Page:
I was also the school enrichment coordinator. Every Friday afternoon, the class teachers (apart from me, obviously!) had their PPA time while the school transformed into an enrichment session for every KS1 and KS2 pupil. Sessions included football, “Sessions included football, tennis, scouts, sewing, art, film club, and much, much more.”tennis, scouts, sewing, art, film club, and much, much more. They were run by a combination of volunteers and hired coaches. Enrichment on a Friday meant that class teachers (in a large, three-form entry Primary school) could meet and plan together. It also cut down hugely on supply teacher costs, and stopped pupils from having inconsistency of teaching for the main subject areas.
KS2 students chose their sessions and rotated each half term. KS1 worked on a carousel of activities. It was quite a unique set up, and so we decided that we could use the time in which I ran the enrichment afternoon to also work with parents. They decided to make a video showcasing the enrichment afternoons, as they were curious about their children’s learning. So, I taught them how to use the digital cameras, how to plan their shots and storyboard, and then how to use Windows Movie Maker to edit their photos and videos, helping to add them with music and titles to create videos. The final video was a culmination of all of their hard work:
The project was so much fun. Parents felt empowered to be part of advertising the school. We were able to make them feel more comfortable in the school grounds, and engaged them in finding out more about their children’s learning. As an NQT, it was a fascinating chance for me to find out more about the families and community that our school served. I learnt two main things from this project:
1) The parents who never stayed on school grounds for long had also not stayed on their own school grounds much as teenagers themselves, for any number of reasons.
2) Our parents felt that technology was something for their children, but it was too late for them to get involved.
From that one parent project we gained a new school governor. Another of the mums went on to set up an enrichment class herself, and was in school with us every Friday afternoon from then on.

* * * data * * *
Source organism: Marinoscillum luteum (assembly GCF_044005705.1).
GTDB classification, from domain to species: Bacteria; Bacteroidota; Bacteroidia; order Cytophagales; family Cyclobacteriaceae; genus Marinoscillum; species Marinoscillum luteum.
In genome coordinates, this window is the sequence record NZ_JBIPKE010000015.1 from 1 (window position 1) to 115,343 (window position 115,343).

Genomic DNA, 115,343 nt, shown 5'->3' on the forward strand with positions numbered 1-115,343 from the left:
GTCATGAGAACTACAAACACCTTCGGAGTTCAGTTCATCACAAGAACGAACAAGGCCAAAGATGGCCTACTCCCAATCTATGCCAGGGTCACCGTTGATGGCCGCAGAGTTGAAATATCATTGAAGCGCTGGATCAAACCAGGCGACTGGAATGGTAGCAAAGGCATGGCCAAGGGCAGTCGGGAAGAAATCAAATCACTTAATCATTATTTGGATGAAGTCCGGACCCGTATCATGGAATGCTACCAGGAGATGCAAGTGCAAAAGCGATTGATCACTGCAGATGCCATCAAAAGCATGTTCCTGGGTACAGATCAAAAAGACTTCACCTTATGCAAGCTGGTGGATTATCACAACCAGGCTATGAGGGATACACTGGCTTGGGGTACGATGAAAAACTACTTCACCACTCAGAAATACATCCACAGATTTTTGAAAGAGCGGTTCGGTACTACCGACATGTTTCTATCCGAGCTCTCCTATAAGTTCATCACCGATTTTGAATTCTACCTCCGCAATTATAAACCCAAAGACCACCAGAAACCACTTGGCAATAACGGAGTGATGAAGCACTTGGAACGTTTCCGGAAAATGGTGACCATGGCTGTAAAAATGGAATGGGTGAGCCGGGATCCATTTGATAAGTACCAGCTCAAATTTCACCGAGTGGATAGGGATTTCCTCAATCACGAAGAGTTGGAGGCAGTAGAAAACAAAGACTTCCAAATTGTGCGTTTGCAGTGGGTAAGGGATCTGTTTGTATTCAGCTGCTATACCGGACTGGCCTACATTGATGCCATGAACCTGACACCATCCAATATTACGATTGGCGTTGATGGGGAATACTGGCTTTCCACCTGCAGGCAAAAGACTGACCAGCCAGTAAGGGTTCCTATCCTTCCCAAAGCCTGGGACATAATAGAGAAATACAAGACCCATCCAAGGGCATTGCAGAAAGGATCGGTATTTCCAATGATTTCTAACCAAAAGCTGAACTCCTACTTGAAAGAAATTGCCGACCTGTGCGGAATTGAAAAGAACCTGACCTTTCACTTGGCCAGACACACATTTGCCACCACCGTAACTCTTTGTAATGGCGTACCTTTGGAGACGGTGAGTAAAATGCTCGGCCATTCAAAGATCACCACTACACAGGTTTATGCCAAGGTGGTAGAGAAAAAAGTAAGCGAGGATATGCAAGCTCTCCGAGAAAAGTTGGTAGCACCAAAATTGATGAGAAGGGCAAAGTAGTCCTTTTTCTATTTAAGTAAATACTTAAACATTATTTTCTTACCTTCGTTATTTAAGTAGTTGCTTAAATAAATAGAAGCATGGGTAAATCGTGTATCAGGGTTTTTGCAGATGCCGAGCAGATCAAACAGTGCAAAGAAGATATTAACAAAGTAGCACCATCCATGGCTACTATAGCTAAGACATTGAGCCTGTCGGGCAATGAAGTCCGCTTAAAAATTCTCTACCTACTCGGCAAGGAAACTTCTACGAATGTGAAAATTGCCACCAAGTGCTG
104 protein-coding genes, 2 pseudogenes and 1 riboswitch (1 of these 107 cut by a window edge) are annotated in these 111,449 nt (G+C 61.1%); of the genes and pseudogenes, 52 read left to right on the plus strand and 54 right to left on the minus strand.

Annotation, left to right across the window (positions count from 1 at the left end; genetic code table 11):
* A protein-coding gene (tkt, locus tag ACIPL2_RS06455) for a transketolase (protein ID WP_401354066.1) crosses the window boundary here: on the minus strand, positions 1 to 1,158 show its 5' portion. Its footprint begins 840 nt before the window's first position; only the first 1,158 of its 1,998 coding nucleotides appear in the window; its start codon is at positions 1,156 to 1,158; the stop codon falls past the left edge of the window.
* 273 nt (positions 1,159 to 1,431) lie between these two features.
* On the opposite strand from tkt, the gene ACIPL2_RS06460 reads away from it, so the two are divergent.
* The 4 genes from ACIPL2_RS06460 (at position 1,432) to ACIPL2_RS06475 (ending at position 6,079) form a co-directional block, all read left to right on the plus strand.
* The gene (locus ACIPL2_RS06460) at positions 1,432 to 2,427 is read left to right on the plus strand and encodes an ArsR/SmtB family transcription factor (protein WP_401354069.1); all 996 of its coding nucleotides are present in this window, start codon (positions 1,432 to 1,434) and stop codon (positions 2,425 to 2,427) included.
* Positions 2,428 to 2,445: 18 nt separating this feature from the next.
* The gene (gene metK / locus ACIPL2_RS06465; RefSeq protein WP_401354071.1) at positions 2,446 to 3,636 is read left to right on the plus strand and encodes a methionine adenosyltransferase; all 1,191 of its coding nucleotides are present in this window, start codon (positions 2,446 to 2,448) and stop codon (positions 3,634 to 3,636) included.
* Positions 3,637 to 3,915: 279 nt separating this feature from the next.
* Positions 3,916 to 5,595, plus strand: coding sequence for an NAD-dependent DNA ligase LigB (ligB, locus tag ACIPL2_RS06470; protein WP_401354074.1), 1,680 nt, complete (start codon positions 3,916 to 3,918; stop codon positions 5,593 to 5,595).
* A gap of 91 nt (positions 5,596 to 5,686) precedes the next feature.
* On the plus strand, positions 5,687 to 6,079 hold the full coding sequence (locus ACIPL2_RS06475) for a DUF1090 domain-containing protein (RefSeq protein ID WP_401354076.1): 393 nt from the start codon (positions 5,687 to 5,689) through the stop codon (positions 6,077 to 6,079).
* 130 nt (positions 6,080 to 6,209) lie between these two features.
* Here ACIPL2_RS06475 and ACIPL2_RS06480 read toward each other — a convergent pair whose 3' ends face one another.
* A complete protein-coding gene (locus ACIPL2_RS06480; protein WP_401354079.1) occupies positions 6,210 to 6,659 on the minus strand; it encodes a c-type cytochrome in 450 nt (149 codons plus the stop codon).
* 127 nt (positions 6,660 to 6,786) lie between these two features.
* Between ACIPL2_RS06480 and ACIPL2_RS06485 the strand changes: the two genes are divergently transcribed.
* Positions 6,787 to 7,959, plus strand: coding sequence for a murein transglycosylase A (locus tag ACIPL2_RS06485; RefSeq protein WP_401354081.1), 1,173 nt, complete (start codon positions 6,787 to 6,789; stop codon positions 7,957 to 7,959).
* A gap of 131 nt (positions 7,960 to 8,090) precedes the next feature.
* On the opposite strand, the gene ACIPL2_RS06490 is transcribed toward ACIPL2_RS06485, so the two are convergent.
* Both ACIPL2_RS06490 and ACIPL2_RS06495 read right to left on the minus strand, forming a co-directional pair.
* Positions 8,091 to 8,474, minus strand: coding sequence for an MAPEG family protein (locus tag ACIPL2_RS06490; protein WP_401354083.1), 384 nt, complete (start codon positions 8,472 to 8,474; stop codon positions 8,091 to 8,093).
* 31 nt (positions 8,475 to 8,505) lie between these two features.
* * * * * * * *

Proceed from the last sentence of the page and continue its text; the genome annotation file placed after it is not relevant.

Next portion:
With this in mind, I was inspired to look into doing more for them. The following school year, we created a parent ICT lesson each week. I was released from class (having a different PPA time to everyone else, as I ran enrichment on Fridays) and so would lead a session on a Tuesday morning for 45 minutes. Here, parents could drop off their children and come straight to the ICT suite to work with me. Some brought their children’s younger siblings, so we had babies in carriers with us too!
I started by assuming we were going to be teaching word processing and the like, but it gradually expanded to be much more than that. Parents wanted to know how to download the photos they had on phones and digital cameras. “Parents wanted to know how to download photos from phones and cameras.”We learnt how to turn pictures and text into birthday party invitations. One family made wedding invitations to print out, and then went on to create a website to which guests would RSVP. Suddenly the ICT club had saved them £500 in invites! In a deprived area of south-east London, that was hugely important. We went on to learn how to save money by banking online and paying bills by direct debit.
We covered CV writing, of course, and one mum went on to get her first ever part time job. One of the dads from the course came back to see me two years later. Not only had he made himself a website (we used free online website builders such as Weebly.com), but he had now created one for a local business, and been paid for his work!
They learnt touch-typing through the BBC Dance Mat typing programme that I also used with the students. All along the way, they learnt a variety of things, but I learnt from them also. I learnt more about the cultures and “Sessions included football, tennis, scouts, sewing, art, film club, and much, much more.”attitudes of our parents. I found out what they loved about the school, and where we were letting them down, giving us ample opportunity to take their views on board and change things like communications.
I found out about the issues facing our families and we were able to expand our offering to cookery lessons, language and Maths classes, as well as day trips out. The deputy headteacher ran very successful trips with parents to the nearby farms to do fruit picking every summer. The more we worked with the parents, the more they worked with us. They were grateful students and sage mentors.
You probably know that working with parents is advisable if you want good engagement in their children’s learning. But it is also worth looking at what the parents themselves need to learn, and offering that to them too when you can. They will thank you for it endlessly!
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